Union disclosure Bill C-377 angers Ontario Federation of Labour

Ontario Federation of Labour president Sid Ryan is upset with the passing of Bill C-377, the controversial bill that forces labour unions to publicly disclose how they spend their money.

Bill C-377 forces unions to disclose expenditures

Sid Ryan, head of the Ontario Federation of Labour, calls Bill C-377 'a blatant attack' on unions. (Ontario Federation of Labour)

Sid Ryan, president of the Ontario Federation of Labour, which represents 54 unions, says his organization will redouble efforts to make sure Prime Minister Stephen Harper's Conservatives don't win October's federal election.

The federation's leader is upset with the passing of Bill C-377, the Conservatives' controversial private member's bill that forces labour unions to publicly disclose how they spend their money.

The bill, sponsored by Conservative MP Russ Hiebert and backed strongly by the Prime Minister's Office, gained Senate approval Tuesday and requires unions to publicly disclose any spending of $5,000 or more and any salary of more than $100,000.

Unions will have to provide that information to the Canada Revenue Agency, which would publicly post the information to its website.

Conservatives argued the bill will shed light on union finances.

Ryan called it "a blatant attack" on unions.

"It's punitive. Nobody else is expected to do this," he said.

Ryan claims Conservatives argue that not all members of a union share a common, agreed-upon political view and that unions are using dues to mount political action campaigns members may not agree with.

"What it's trying to do is create internal strife in the labour movement itself," Ryan said of the bill.

He admitted unions will campaign against the Conservatives this fall.

"We'll redouble our efforts to make sure Harper doesn't get re-elected," he said.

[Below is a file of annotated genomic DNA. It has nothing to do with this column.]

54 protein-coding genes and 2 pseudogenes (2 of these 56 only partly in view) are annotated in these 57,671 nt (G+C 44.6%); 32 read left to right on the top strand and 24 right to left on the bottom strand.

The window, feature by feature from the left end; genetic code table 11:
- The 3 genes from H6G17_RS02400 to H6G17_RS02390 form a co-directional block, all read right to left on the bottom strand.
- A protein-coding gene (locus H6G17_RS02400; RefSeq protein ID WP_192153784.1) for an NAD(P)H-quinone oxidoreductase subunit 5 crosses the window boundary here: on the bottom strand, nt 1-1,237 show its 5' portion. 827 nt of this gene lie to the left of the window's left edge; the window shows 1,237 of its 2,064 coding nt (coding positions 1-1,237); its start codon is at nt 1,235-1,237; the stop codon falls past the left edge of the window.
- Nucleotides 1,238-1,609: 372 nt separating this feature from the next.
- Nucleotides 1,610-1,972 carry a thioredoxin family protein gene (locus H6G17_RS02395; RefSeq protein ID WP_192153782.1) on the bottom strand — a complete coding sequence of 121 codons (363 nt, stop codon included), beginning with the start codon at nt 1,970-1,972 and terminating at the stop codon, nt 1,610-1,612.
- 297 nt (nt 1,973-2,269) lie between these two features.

Ryan claims the new law will force unions to hire auditors and bookkeepers that aren't necessary. Union books are open to the membership, but not necessarily the public.

"It's so ridiculous. We have to account for every $5,000 expenditure we've got. It doesn't matter what it is, we have to account for it," Ryan said.

The $5,000 expenditures could include new roofs, furnaces and political contributions.

'Transparency' necessary, group says

A group that lobbied for the Senate to pass the bill applauded the final vote Tuesday.

"Transparency and accountability are fundamental to democracy," Terrance Oakey, president of Merit Canada, said in a statement. "If labour organizations want to enjoy the dual benefits of mandatory dues collection and beneficial tax treatment, they must earn it by operating in a transparent manner."

The bill covers all "labour organizations,"or any organization formed for purposes including the regulation of relations between employers and employees:

  • Organized groups.
  • Federations.
  • Congresses.
  • Labour councils.
  • Joint councils.
  • Conferences.
  • General committees.
  • Joint boards of such organizations.

Former Conservative senator Hugh Segal, who opposed the bill, had previously told The Canadian Press that the passage of C-377 could hurt the Conservatives in dozens of ridings where labour unions could influence the outcome of the fall vote.

"Why somebody would decide that kind of suicidal, ideologically narrow excess is in the national or the party's interests or the prime minister's interests is completely beyond me," Segal said in an interview last week.

In a statement Tuesday, minutes after the final vote on C-377, Liberal Leader Justin Trudeau vowed to repeal the law should his party form the next government.

The NDP has also pledged to repeal the bill if it forms government.

With files from The Canadian Press